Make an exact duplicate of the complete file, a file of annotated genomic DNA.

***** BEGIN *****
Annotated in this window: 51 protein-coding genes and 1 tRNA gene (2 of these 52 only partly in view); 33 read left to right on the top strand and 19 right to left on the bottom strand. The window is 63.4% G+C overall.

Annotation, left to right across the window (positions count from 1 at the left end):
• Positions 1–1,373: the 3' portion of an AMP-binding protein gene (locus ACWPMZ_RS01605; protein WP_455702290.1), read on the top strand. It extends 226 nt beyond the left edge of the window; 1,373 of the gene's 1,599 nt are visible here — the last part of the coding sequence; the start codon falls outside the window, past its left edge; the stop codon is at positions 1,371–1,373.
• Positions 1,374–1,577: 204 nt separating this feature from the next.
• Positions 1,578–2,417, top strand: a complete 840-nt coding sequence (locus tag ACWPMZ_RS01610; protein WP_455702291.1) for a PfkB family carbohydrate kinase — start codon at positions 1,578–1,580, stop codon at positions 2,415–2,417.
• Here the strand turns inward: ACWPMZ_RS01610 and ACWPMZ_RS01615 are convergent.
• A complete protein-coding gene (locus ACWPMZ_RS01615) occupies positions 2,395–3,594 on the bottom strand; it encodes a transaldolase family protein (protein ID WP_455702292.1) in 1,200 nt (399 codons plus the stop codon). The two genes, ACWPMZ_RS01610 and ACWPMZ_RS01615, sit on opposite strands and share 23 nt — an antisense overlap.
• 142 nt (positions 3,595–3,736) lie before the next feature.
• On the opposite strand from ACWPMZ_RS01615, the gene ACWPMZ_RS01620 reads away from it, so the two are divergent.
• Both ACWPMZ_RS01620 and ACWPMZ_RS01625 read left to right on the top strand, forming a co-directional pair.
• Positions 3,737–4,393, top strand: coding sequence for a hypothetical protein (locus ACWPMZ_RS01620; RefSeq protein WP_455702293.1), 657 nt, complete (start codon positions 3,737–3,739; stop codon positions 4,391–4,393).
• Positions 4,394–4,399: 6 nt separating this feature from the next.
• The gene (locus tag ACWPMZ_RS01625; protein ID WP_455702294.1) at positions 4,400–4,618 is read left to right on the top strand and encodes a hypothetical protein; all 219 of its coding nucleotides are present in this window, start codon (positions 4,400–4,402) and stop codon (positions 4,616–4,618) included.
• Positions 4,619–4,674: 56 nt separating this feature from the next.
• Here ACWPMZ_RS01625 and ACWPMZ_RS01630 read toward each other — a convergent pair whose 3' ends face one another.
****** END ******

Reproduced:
Annotated in this window: 51 protein-coding genes and 1 tRNA gene (2 of these 52 only partly in view); 33 read left to right on the top strand and 19 right to left on the bottom strand. The window is 63.4% G+C overall.

Annotation, left to right across the window (positions count from 1 at the left end):
• Positions 1–1,373: the 3' portion of an AMP-binding protein gene (locus ACWPMZ_RS01605; protein WP_455702290.1), read on the top strand. It extends 226 nt beyond the left edge of the window; 1,373 of the gene's 1,599 nt are visible here — the last part of the coding sequence; the start codon falls outside the window, past its left edge; the stop codon is at positions 1,371–1,373.
• Positions 1,374–1,577: 204 nt separating this feature from the next.
• Positions 1,578–2,417, top strand: a complete 840-nt coding sequence (locus tag ACWPMZ_RS01610; protein WP_455702291.1) for a PfkB family carbohydrate kinase — start codon at positions 1,578–1,580, stop codon at positions 2,415–2,417.
• Here the strand turns inward: ACWPMZ_RS01610 and ACWPMZ_RS01615 are convergent.
• A complete protein-coding gene (locus ACWPMZ_RS01615) occupies positions 2,395–3,594 on the bottom strand; it encodes a transaldolase family protein (protein ID WP_455702292.1) in 1,200 nt (399 codons plus the stop codon). The two genes, ACWPMZ_RS01610 and ACWPMZ_RS01615, sit on opposite strands and share 23 nt — an antisense overlap.
• 142 nt (positions 3,595–3,736) lie before the next feature.
• On the opposite strand from ACWPMZ_RS01615, the gene ACWPMZ_RS01620 reads away from it, so the two are divergent.
• Both ACWPMZ_RS01620 and ACWPMZ_RS01625 read left to right on the top strand, forming a co-directional pair.
• Positions 3,737–4,393, top strand: coding sequence for a hypothetical protein (locus ACWPMZ_RS01620; RefSeq protein WP_455702293.1), 657 nt, complete (start codon positions 3,737–3,739; stop codon positions 4,391–4,393).
• Positions 4,394–4,399: 6 nt separating this feature from the next.
• The gene (locus tag ACWPMZ_RS01625; protein ID WP_455702294.1) at positions 4,400–4,618 is read left to right on the top strand and encodes a hypothetical protein; all 219 of its coding nucleotides are present in this window, start codon (positions 4,400–4,402) and stop codon (positions 4,616–4,618) included.
• Positions 4,619–4,674: 56 nt separating this feature from the next.
• Here ACWPMZ_RS01625 and ACWPMZ_RS01630 read toward each other — a convergent pair whose 3' ends face one another.